Section: Overall Objectives
One major breakthrough of TAO regarding optimal control in uncertain environments was illustrated by the MoGo program, first ever Computer-Go program to win a professional human player (more in section 6.5 ). This achievement, acknowledged to be a “notable success of AI” by The Economist (jan. 2007) is based on original tree-structured extensions of Multi-Armed Bandit algorithms (Fig. 1). Its parallelization was undertaken in collaboration with the Parall team and Bull; collaborations with Microsoft started in 2008, and a branch of MoGo has been developped jointly with the National University of Tainan (NUTN, Taiwan). Notably, the approach involves little specific domain knowledge; it directly tackles optimal policy learning under uncertain/incomplete information.
Recent developments of MoGo include the use of patterns (off-line learning) and the on-line exploitation of information gathered through the search, referred to as RAVE. The combined use of patterns and RAVE pioneered by TAO is now widely used in the litterature. Among the applications of the general MoGo principles are the optimization of the mathematical Spiral library (coll. CMU).
This work has been widely disseminated to the general public: IA-Go Challenge in Paris in March; Gold medal Olympiads 2008, first ever win against a pro in 9x9 Go in 2007, first ever win against a pro in 9x9 Go in 2008 without blitz, first ever win against a pro in 19x19 Go with handicap 9 in 2008. Three more world successes (still at the top of the state of the art as of Nov. 2009) have been featured by TAO in 2009, win against i) a top professional player with handicap 7 (Tainan 2009); ii) a professional player with handicap 6 (Tainan 2009); and iii) a top professional player as black in 9x9 Go(With the standard komi 7.5, 9x9 Go is more difficult for the black; this result is the first win ever in such a situation.) (Taipei 2009).
Other fundamental results regard:
advancing the theory of stochastic optimization, based on the adaptation of statistical learning theory tools to evolutionary optimization. Specifically, Monte Carlo Markov Chains were used for proving the convergence of Evolution Strategies (ES) and analysing their convergence rate. Other results regard the optimization of computationally expensive functions or the use of quasi-random algorithms. The robustness of ES compared to standard, Newton-based approaches in convex settings with high condition number has been demonstrated experimentally.
investigating design-oriented representations, enforcing stability, compacity, and versatility in the framework of EC-based applications in Numerical Engineering. Various search spaces have been considered, ranging from developmental representations to Echo State Networks. Architectural applications in collaboration with EZCT, opened promising avenues for research (exhibitions at the Beaubourg Museum of Modern Art; primed contribution to the Seroussi contest, Fig. 2).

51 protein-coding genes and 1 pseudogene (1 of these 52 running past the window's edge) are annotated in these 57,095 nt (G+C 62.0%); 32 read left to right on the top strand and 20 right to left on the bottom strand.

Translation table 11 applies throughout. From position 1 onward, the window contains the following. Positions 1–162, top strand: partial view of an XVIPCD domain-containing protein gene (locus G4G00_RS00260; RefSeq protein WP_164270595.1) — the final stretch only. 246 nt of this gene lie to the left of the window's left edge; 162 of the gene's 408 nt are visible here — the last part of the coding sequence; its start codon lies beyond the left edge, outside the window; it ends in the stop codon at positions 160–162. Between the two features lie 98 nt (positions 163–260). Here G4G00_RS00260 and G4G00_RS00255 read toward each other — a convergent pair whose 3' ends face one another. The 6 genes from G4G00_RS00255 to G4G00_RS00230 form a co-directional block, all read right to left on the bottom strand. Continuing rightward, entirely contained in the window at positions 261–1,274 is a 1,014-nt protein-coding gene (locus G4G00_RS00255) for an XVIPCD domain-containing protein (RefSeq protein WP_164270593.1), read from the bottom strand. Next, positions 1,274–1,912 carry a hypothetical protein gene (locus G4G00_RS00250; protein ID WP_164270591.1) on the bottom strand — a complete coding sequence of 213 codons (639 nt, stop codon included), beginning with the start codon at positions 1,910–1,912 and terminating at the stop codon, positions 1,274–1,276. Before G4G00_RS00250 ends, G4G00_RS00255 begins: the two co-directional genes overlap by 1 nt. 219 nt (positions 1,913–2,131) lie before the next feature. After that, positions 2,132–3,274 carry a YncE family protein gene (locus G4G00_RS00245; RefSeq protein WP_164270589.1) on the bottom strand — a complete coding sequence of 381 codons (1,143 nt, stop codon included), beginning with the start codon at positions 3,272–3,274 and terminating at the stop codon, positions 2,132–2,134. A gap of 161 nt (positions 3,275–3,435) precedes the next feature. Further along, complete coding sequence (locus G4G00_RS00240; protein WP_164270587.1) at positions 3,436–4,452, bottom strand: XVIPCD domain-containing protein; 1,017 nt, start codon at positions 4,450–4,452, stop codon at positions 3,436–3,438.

pioneering ML-based Autonomic Computing, a major field of applications for both learning and optimization. This research theme benefitted from the arrival and expertise of Cécile Germain in 2005 (Pr. UPS) and Balász Kégl in 2007 (CR1 CNRS), strengthening the link between LRI and Laboratoire de l'Accélérateur Linéaire. Within EGEE(The Enabling Grid for E-SciencE infrastructure project, spanning 2004-2010 (FP6 and FP7).), a Grid Observatory (http://www.grid-observatory.org/ ) was launched to gather and edit traces of grid activity, supporting the behavioural modelling of the grid and ultimately aimed at its self-management.
investigating Automatic parameter tuning, in the framework of the joint lab Microsoft-INRIA. This goal has been tackled through two applications, respectively on-line tuning of evolutionary parameters (best paper award LION 2009) and on-line heuristics selection in Constraint Programming.
During the year 2009, TAO has confirmed its position as a key research group in Evolutionary Computation (invited talks at 8th ISEA in June 2009, at GECCO 2009, at 3rd Workshop TRSH; Editor in Chief of MIT Press Evolutionary Computation journal; Best Paper Awards at LION'09 conference in January, at EvoBIO'09 in April, and in the Continuous Optimization track at ACM-GECCO in July; as well as in Machine Learning (steering committee of PASCAL and PASCAL-2 NoEs, 2003-2013; chair of ECML/PKDD 2010). It has expanded its activities to Data Mining (invited talk at IEEE Forum on DM 2008) and Complex Systems (chair of ANR SYSCOMM Evaluation Committee; invited talk at Eur. Conf. on Complex Systems 2009). TAO activities have also been recognized as a source of applicative breakthroughs (OMD RNTL; MoGo; coll. with EZCT nominated for Seroussi contest). Following earlier recommendations, TAO 's robotics activities are now supported by an active collaboration with hardware roboticists (SYMBRION IP), witnessed by the organization of two robotics events (collocated workshops at IROS and ECML/PKDD 2009).